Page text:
• EDITORIAL

    The travails of today’s fathers

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    THERE are no words to describe exactly what it feels like for a man pacing about for hours in the waiting room of the maternity ward as his wife inside the delivery room struggles to give birth to their child, particularly in the aftermath when the nurse comes out of the swinging door to deliver the good news.

    It’s boy! Or, it’s a girl! The baby’s gender doesn’t really matter. What counts most is that heady sense of fatherhood, of parenthood, the transformation from lad to dad and its life-shifting ramifications—a natural high beyond the customary greetings of Congratulations! Or Happy Father’s Day!

    The ideal father is the man, the provider and the cornerstone of the house, who does his best to meet his growing family’s needs. Ideally, he is able to send his children to a good school, buy them decent clothes and take the family out to dinner once a week. Ideally, in today’s world, the household has to have at least a desktop computer and a laptop so the kids can do research for their school assignments and log on to Facebook or connect with friends and relatives, which means a subscription to a stable and reliable Internet service provider. Ideally, the wife and each of the kids have their own smartphones, preferably with mobile internet.

    But there are times, and those times happen to be more often than not, when life is perfectly imperfect. Life deals them a capricious fate, and Mom and Dad are thrown into a situation where they have to make a gut-wrenching decision to work abroad. But even if Dad goes overseas on a two-year contract, life goes on. He sends money back to the Philippines, so that the kids are able to continue their schooling and live a decent life.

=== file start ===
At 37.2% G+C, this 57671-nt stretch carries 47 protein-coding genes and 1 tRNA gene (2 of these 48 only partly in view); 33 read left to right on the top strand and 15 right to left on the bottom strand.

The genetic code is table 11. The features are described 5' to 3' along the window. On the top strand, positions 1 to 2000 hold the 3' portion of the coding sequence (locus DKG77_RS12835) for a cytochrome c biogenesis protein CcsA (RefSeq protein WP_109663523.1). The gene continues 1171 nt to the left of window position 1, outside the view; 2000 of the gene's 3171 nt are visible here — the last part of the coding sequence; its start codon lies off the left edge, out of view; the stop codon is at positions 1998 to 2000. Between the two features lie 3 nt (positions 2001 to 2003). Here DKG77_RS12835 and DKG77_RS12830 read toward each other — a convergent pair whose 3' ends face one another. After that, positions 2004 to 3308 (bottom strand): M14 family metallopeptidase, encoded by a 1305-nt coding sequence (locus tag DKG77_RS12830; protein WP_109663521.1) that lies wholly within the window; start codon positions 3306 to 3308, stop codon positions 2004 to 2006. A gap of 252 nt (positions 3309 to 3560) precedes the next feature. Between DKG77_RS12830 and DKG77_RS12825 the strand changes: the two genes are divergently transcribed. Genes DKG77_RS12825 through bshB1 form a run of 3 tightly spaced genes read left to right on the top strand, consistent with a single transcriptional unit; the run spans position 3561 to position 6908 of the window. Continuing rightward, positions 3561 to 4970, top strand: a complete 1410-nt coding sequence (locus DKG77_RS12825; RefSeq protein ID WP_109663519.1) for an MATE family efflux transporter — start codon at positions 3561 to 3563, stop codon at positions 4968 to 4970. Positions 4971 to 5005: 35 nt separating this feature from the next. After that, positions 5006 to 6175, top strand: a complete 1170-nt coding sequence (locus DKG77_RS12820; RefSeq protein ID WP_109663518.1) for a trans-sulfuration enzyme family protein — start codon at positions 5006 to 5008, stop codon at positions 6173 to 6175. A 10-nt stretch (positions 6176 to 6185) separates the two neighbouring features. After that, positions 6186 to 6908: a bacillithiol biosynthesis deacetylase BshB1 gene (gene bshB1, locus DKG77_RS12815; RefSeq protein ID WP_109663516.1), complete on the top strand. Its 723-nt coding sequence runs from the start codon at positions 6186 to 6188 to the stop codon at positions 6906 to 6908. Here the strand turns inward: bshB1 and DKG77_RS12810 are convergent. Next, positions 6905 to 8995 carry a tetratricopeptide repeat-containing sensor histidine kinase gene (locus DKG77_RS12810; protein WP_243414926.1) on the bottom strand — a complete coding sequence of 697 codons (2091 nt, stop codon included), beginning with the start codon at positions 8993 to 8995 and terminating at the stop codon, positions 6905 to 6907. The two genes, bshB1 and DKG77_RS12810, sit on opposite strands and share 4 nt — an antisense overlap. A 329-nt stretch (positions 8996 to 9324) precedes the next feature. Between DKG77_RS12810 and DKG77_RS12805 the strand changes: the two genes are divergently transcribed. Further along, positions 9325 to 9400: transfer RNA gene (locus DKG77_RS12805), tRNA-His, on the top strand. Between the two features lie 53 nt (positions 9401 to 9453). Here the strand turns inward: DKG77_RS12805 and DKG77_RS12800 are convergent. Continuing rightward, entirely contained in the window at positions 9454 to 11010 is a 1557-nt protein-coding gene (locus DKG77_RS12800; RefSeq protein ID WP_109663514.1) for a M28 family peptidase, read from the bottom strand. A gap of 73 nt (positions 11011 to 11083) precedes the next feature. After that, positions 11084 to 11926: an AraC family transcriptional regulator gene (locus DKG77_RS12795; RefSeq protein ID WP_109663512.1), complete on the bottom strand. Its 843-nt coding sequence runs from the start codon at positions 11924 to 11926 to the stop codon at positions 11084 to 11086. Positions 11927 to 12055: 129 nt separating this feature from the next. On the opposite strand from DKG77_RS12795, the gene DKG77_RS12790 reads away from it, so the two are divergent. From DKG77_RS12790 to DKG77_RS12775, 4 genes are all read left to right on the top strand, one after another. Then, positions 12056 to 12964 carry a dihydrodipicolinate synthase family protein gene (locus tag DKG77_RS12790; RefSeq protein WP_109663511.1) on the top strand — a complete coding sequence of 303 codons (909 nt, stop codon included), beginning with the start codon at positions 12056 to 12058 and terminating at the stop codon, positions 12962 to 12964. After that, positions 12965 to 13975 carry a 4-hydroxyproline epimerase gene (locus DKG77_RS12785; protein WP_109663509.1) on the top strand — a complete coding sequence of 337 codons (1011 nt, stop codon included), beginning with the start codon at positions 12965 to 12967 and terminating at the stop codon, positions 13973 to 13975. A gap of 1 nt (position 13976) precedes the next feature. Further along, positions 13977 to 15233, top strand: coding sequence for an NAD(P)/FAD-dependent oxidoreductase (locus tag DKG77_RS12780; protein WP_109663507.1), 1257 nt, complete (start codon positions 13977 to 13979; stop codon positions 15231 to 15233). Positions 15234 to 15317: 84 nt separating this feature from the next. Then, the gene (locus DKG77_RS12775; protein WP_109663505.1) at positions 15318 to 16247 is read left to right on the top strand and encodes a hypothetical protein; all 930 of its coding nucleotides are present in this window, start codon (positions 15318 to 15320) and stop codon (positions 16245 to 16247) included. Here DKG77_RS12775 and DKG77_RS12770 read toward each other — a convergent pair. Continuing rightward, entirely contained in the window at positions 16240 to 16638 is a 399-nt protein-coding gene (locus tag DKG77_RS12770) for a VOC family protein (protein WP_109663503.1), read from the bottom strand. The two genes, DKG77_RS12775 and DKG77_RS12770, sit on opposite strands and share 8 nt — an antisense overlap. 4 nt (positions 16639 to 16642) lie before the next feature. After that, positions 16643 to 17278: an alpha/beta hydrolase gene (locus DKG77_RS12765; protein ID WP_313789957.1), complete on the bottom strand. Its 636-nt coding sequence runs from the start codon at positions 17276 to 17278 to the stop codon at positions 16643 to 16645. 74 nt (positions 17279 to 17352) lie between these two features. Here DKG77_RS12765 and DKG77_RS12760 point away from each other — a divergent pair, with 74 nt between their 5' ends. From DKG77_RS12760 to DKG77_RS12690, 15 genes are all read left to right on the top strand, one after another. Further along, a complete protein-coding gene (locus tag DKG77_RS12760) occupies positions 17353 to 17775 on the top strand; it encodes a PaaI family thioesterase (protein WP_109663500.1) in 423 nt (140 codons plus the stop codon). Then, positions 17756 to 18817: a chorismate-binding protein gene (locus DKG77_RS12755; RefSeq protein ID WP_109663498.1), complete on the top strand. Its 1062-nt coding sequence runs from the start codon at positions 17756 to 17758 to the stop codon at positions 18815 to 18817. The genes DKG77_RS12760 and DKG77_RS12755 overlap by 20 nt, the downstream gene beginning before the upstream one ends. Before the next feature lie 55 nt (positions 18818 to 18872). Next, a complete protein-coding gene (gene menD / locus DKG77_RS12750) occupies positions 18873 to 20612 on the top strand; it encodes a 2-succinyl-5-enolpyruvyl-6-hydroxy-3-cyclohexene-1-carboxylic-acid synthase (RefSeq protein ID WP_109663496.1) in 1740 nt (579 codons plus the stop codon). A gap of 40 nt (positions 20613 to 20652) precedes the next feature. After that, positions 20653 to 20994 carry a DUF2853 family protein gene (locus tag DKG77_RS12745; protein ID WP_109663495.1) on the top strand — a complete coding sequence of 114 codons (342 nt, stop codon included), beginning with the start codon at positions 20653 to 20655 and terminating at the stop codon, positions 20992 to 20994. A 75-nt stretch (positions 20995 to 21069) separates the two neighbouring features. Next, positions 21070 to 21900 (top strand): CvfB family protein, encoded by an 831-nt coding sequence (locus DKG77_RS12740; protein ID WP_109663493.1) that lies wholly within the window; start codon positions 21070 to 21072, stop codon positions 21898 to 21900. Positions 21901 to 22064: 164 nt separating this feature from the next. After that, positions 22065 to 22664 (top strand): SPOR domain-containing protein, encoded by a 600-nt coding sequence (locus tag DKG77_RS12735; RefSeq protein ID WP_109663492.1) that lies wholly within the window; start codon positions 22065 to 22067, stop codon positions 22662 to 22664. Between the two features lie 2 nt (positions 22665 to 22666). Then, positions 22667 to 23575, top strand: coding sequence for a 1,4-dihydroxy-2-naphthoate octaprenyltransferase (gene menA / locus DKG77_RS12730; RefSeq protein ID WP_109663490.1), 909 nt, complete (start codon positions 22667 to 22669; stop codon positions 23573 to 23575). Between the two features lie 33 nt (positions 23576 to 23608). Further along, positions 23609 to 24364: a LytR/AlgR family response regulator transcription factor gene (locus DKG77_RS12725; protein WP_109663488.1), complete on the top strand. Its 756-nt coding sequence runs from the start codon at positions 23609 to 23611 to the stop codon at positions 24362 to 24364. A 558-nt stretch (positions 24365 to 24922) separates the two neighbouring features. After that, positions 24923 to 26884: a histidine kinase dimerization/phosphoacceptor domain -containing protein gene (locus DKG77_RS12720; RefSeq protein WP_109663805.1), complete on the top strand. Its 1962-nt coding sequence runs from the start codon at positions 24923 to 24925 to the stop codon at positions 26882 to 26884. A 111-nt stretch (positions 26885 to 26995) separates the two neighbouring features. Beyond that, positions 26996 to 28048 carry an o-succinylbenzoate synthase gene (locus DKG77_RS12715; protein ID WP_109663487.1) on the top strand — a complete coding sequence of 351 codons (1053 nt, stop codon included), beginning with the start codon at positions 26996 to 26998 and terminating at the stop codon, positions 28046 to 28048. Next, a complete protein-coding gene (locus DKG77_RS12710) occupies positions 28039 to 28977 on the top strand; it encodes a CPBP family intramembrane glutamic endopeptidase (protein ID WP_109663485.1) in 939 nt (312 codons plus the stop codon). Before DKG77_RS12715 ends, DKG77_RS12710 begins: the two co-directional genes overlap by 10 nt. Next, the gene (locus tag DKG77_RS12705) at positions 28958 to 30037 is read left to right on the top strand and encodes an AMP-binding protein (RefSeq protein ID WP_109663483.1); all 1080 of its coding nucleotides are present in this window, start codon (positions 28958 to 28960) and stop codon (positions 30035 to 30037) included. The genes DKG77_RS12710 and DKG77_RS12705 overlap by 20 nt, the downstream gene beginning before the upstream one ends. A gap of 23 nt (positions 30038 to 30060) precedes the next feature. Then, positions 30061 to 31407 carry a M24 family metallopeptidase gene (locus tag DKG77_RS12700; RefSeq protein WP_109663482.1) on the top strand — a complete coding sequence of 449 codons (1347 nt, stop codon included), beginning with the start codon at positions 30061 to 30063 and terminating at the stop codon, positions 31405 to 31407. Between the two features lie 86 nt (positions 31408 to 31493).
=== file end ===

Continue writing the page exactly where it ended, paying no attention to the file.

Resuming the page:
When Dad gets a home leave, often it’s celebration time for the family, friends and relatives. If his home leave happens to fall on the third Sunday of June, then the family celebrates Father’s Day.

    The portal Art of Manliness traces the history of Father’s Day in two versions. “According to some accounts, the first Father’s Day was celebrated in Washington state on June 19, 1910. A woman by the name of Sonora Smart Dodd came up with the idea of honoring and celebrating her father while listening to a Mother’s Day sermon at church in 1909. She felt as though mothers were getting all the acclaim while fathers were equally deserving of a day of praise. (She would probably be displeased that Mother’s Day still gets the lion’s share of attention.)”

    In the second version, the first Father’s Day in America happened in Fairmont, West Virginia on July 5, 1908. Grace Golden Clayton suggested to the minister of a local church that they hold services to celebrate fathers after a deadly mine explosion killed 361 men.

    It wasn’t until 1972 that Father’s Day was officially recognized as a national holiday in America and many other nations followed the tradition.

    Most Filipino families usually celebrate Father’s Day by taking Dads to a Sunday lunch after church, a boon to hotels, restaurants and gift merchants catering to special occasions. That’s why shopping malls were more crowded than usual on June 18, and most restaurant tables were hard to come by without joining others on a waiting list, all for the greater glory of fathers.

    Life is fast, and before we know it a generation has turned and a new breed of fathers comes to fore. Just by being there, a father lends life a sense of security, stability and wholeness.

    According to the Book of Proverbs (20:7), “The righteous lead blameless lives; blessed are their children after them.”

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